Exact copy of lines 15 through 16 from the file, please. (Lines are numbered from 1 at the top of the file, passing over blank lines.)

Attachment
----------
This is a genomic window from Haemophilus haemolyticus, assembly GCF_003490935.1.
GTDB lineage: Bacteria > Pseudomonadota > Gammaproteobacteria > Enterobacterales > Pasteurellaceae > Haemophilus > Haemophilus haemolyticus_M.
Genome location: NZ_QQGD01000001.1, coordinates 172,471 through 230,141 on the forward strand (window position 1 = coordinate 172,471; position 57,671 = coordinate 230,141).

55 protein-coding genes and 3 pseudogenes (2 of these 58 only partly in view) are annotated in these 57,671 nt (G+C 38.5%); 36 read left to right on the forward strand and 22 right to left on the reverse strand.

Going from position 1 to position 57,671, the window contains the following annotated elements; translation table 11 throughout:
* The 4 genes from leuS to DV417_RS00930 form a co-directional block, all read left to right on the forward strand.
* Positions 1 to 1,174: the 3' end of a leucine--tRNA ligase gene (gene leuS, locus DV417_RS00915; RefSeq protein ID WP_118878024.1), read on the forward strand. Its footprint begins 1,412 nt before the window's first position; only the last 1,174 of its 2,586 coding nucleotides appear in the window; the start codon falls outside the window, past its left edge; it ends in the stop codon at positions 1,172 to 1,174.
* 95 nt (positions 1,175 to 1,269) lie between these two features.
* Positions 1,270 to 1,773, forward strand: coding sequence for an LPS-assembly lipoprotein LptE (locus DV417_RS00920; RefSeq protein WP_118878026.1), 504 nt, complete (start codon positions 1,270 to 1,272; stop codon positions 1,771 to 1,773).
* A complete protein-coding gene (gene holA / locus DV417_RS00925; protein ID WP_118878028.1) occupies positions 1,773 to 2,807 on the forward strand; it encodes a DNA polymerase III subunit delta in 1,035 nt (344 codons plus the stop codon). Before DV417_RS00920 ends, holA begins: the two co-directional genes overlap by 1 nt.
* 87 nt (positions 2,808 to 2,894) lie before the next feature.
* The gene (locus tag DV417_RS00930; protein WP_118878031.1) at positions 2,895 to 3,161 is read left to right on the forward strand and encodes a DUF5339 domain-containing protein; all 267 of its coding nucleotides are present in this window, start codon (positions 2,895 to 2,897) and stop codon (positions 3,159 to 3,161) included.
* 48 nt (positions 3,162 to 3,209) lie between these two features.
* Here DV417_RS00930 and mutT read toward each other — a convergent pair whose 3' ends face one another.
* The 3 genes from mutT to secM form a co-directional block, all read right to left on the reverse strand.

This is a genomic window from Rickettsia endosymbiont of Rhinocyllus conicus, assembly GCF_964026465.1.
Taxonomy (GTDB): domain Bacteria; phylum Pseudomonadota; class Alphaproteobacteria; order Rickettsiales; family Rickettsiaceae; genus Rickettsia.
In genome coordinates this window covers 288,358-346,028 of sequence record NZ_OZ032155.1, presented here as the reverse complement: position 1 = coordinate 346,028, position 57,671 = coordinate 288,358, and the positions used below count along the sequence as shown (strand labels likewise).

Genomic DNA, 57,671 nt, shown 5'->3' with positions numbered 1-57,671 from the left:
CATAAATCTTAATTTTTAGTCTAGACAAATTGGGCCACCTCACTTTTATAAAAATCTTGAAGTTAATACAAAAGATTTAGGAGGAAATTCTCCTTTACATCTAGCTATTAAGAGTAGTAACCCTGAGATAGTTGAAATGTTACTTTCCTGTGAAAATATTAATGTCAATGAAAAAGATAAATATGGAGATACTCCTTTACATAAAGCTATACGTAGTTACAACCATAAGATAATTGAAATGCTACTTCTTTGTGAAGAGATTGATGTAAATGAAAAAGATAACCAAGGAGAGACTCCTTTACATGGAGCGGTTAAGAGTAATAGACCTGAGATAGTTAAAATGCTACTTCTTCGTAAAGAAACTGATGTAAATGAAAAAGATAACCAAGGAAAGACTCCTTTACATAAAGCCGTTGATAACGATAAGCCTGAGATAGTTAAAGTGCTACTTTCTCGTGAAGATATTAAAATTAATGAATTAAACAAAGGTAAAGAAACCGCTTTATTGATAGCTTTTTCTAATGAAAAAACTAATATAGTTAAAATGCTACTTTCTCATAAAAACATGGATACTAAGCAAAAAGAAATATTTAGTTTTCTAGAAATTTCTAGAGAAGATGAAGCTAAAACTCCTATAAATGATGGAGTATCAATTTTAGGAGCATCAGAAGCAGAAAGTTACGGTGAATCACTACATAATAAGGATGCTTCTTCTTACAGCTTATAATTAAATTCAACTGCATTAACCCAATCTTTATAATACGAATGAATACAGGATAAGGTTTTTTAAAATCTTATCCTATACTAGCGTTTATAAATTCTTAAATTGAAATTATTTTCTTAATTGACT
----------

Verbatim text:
* The 3 genes from mutT to secM form a co-directional block, all read right to left on the reverse strand.

This is a genomic window from Rickettsia endosymbiont of Rhinocyllus conicus, assembly GCF_964026465.1.